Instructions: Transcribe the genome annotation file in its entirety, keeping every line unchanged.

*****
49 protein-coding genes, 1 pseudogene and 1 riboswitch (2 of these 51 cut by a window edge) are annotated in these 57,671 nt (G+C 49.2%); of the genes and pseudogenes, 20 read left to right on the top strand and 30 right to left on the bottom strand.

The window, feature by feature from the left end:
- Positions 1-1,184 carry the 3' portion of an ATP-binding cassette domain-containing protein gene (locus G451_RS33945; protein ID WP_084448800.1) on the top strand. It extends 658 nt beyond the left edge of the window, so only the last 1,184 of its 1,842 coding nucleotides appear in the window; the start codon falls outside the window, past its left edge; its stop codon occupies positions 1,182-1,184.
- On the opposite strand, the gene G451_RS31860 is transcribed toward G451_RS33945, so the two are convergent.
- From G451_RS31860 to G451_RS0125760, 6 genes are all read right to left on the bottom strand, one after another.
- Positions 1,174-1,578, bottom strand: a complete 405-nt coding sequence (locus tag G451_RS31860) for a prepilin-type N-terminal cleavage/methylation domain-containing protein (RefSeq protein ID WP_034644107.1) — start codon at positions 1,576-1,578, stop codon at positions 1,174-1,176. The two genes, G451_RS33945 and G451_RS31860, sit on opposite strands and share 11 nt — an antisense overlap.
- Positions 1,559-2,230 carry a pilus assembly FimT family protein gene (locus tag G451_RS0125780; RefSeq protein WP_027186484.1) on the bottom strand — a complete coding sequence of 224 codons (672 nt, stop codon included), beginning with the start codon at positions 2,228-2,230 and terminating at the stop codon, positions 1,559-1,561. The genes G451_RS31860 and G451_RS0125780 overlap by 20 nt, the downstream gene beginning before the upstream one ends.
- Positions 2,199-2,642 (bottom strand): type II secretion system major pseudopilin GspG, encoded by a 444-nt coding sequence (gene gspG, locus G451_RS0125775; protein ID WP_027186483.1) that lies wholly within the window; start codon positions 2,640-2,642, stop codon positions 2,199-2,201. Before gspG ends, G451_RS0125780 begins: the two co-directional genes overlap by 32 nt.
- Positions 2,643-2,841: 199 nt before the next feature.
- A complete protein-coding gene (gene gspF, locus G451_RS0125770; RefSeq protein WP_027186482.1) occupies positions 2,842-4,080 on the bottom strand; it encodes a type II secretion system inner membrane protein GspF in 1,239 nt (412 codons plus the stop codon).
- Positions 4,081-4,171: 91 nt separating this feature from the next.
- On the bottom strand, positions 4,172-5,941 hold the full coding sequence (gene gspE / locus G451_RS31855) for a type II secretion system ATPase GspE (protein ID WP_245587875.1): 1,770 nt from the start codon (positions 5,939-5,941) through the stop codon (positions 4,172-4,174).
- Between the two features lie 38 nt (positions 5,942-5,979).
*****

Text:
49 protein-coding genes, 1 pseudogene and 1 riboswitch (2 of these 51 cut by a window edge) are annotated in these 57,671 nt (G+C 49.2%); of the genes and pseudogenes, 20 read left to right on the top strand and 30 right to left on the bottom strand.

The window, feature by feature from the left end:
- Positions 1-1,184 carry the 3' portion of an ATP-binding cassette domain-containing protein gene (locus G451_RS33945; protein ID WP_084448800.1) on the top strand. It extends 658 nt beyond the left edge of the window, so only the last 1,184 of its 1,842 coding nucleotides appear in the window; the start codon falls outside the window, past its left edge; its stop codon occupies positions 1,182-1,184.
- On the opposite strand, the gene G451_RS31860 is transcribed toward G451_RS33945, so the two are convergent.
- From G451_RS31860 to G451_RS0125760, 6 genes are all read right to left on the bottom strand, one after another.
- Positions 1,174-1,578, bottom strand: a complete 405-nt coding sequence (locus tag G451_RS31860) for a prepilin-type N-terminal cleavage/methylation domain-containing protein (RefSeq protein ID WP_034644107.1) — start codon at positions 1,576-1,578, stop codon at positions 1,174-1,176. The two genes, G451_RS33945 and G451_RS31860, sit on opposite strands and share 11 nt — an antisense overlap.
- Positions 1,559-2,230 carry a pilus assembly FimT family protein gene (locus tag G451_RS0125780; RefSeq protein WP_027186484.1) on the bottom strand — a complete coding sequence of 224 codons (672 nt, stop codon included), beginning with the start codon at positions 2,228-2,230 and terminating at the stop codon, positions 1,559-1,561. The genes G451_RS31860 and G451_RS0125780 overlap by 20 nt, the downstream gene beginning before the upstream one ends.
- Positions 2,199-2,642 (bottom strand): type II secretion system major pseudopilin GspG, encoded by a 444-nt coding sequence (gene gspG, locus G451_RS0125775; protein ID WP_027186483.1) that lies wholly within the window; start codon positions 2,640-2,642, stop codon positions 2,199-2,201. Before gspG ends, G451_RS0125780 begins: the two co-directional genes overlap by 32 nt.
- Positions 2,643-2,841: 199 nt before the next feature.
- A complete protein-coding gene (gene gspF, locus G451_RS0125770; RefSeq protein WP_027186482.1) occupies positions 2,842-4,080 on the bottom strand; it encodes a type II secretion system inner membrane protein GspF in 1,239 nt (412 codons plus the stop codon).
- Positions 4,081-4,171: 91 nt separating this feature from the next.
- On the bottom strand, positions 4,172-5,941 hold the full coding sequence (gene gspE / locus G451_RS31855) for a type II secretion system ATPase GspE (protein ID WP_245587875.1): 1,770 nt from the start codon (positions 5,939-5,941) through the stop codon (positions 4,172-4,174).
- Between the two features lie 38 nt (positions 5,942-5,979).